Awards are usually given to actors for playing extraordinary people in extraordinary circumstances. It isn’t very often that an actor gets attention for playing simply a normal man dealing with everyday issues in his own life. I can think of no more capable or deserving an actor than Bridges to pull this off convincingly. Seldom do you see an actor as seemingly comfortable in a part as Bridges is in Bad Blake. Blake isn’t special, he’s just a normal guy like you or me, and it’s Bridges unique brand of magic that makes us cheer on the everyman.

Perhaps therein lies the strength of this film, the fact that we can love Bad or hate him, but in the end, we can’t help but wish him well.

Posted in Film, news, Review | Tagged: , , , , , , , | 3 Comments »

Crazy Heart – Jeff Bridges’ photos from the shoot

Posted by LiveFor on January 10, 2010

I have been a fan of Jeff Bridges as an actor for years, but I also really love the photos he takes on each shoot with his Widelux camera.

Here are a few from his latest film, Crazy Heart (there are loads more pics on his site).

In the photos here you can see Jeff, Colin Farrell and Maggie Gyllenhaal.

You can also check out some of his photos from Iron Man.

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2010 Golden Globe Nominations

Posted by LiveFor on December 15, 2009

The nominations for the 2010 Golden Globe Awards are out and to be honest there is not that much of a surprise. However, they are often give a good idea as to what will show up in the Oscars – (THE RESULTS ARE NOW OUT AND THE WINNERS ARE…)

Nice to see Inglourious Basterds nominated and Avatar has slipped in there despite not being on general release yet.

I personally hope Jeff Bridges gets the award for best actor as the Dude abides.

The awards will be given on Sunday 17th January 2010 on NBC.

Best Motion Picture — Drama
The Hurt Locker
Inglorious Basterds
Up in the Air

Best Performance by an Actress in a Motion Picture — Drama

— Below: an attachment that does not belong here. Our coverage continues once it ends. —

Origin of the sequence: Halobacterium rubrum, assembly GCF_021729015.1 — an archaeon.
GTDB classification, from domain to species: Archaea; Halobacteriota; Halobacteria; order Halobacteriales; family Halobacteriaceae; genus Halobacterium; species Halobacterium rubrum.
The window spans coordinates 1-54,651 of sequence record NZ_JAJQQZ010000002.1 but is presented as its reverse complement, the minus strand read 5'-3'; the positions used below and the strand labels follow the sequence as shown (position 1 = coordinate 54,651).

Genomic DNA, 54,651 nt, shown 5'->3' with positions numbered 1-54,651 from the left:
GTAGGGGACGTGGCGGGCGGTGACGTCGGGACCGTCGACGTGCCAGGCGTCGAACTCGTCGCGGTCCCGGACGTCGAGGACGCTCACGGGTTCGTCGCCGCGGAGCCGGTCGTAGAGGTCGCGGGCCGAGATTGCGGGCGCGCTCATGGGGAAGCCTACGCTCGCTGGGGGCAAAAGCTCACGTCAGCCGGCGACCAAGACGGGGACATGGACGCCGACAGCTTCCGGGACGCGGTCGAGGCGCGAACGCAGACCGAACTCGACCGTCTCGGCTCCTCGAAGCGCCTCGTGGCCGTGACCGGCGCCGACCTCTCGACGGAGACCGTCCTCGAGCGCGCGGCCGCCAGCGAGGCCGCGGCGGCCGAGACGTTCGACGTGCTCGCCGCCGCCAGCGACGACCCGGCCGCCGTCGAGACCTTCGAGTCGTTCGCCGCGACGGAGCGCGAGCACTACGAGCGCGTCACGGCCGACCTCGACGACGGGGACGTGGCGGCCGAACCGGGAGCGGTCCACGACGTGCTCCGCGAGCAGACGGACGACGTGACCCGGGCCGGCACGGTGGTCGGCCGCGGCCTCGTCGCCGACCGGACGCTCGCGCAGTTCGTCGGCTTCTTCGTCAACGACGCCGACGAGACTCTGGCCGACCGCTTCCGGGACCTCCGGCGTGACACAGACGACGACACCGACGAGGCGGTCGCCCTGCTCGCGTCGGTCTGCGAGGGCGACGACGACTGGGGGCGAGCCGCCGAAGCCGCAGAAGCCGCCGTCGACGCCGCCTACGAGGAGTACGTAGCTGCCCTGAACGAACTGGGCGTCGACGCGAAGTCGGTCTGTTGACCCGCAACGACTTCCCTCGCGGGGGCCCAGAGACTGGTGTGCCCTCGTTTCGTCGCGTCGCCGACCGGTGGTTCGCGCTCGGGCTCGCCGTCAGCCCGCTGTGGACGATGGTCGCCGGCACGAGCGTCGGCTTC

Emily Blunt, The Young Victoria
Sandra Biullock, The Blind Side
Helen Mirren, The Last Station
Carey Mulligan, An Education
Gabire Sadibe, Precious

Best Performance by an Actor in a Motion Picture — Drama
Jeff Bridges, Crazy Heart
George Clooney, Up in the Air
Colin Firth, A Single Man
Morgan Freeman, Invictus
Tobey Maguire, Brothers

Best Motion Picture — Musical or Comedy
(500) Days of Summer
The Hangover
It’s Complicated
Julie & Julia

Best Performance by an Actress in a Motion Picture — Musical or Comedy
Sandra Bullock, The Proposal
Marion Cotillard, Nine
Meryl Streep, It’s Complicated
Meryl Streep, Julie and Julia

Best Performance by an Actor in a Motion Picture — Musical or Comedy
Matt Damon, The Informant
Daniel Day Lewis, Nine
Robert Downey Jr., Sherlock Holmes
Joseph Gordon Levitt, (500) Days of Summer
Michael Stuhlbarg, A Serious Man

Best Performance by an Actress in a Supporting Role in a Motion Picture
Mo-Nique, Precious
Julianne Moore, A Single Man
Anna Kendrick, Up in the Air
Vera Farmiga, Up in the Air
Penelope Cruz, Nine

Best Performance by an Actor in a Supporting Role in a Motion Picture
Matt Damon, Invictus
Stanley Tucci, The Lovely Bones
Christopher Plummer, The Last Station
Christopher Waltz, Inglorious Basterds
Woody Harrelson, The Messenger

Best Animated Feature Film
The Fantastic Mr. Fox
Cloudy with a Chance of Meatballs
The Princess and the Frog

Best Foreign Language Film
Broken Embraces
A Prophet
The White Ribbon

Best Director — Motion Picture
Kathryn Bigelow, the hurt locker
James Cameron, Avatar
Clint Eastwood, Invictus
Jason Reitman, Up in the Air
Quentin Tarantino, Inglourious Basterds

Best Screenplay — Motion Picture
Up in the Air
It’s Complicated
District 9

Best Original Song — Motion Picture
“I Will See You,” Avatar
“The Weary Kind,” Crazy Heart

What do you think of the nominations? Who should have been nominated but wasn’t? Who would you like to see win?

Posted in Action, Animated, Biopic, Comedy, Documentary, Fantasy, Film, Horror, Kids, news, Sci-Fi, Short Film, Thriller, War, Western | Tagged: , , , , , , , , , , , | Leave a Comment »

Crazy Heart – Clip from Jeff Bridges Country Singer film

Posted by LiveFor on December 5, 2009

Vodpod videos no longer available.

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Crazy Heart – Trailer for Jeff Bridges country singer film

Posted by LiveFor on November 17, 2009

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Crazy Heart – Poster for Jeff Bridges Country Singer film

Posted by LiveFor on November 14, 2009

I can’t wait to see this. Bridges is always cool and this has early rumblings for an Oscar.

Bad Blake is a broken-down, hard-living country music singer who’s had way too many marriages, far too many years on the road and one too many drinks way too many times. And yet, Bad can’t help but reach for salvation with the help of Jean, a journalist who discovers the real man behind the musician.

It is directed by Scott Cooper and also stars Colin Farrell, Maggie Gyllenhaal, Robert Duvall and is out on 11th December.

Source: First Showing

Posted in Film, Poster | Tagged: , , , , , , | 2 Comments »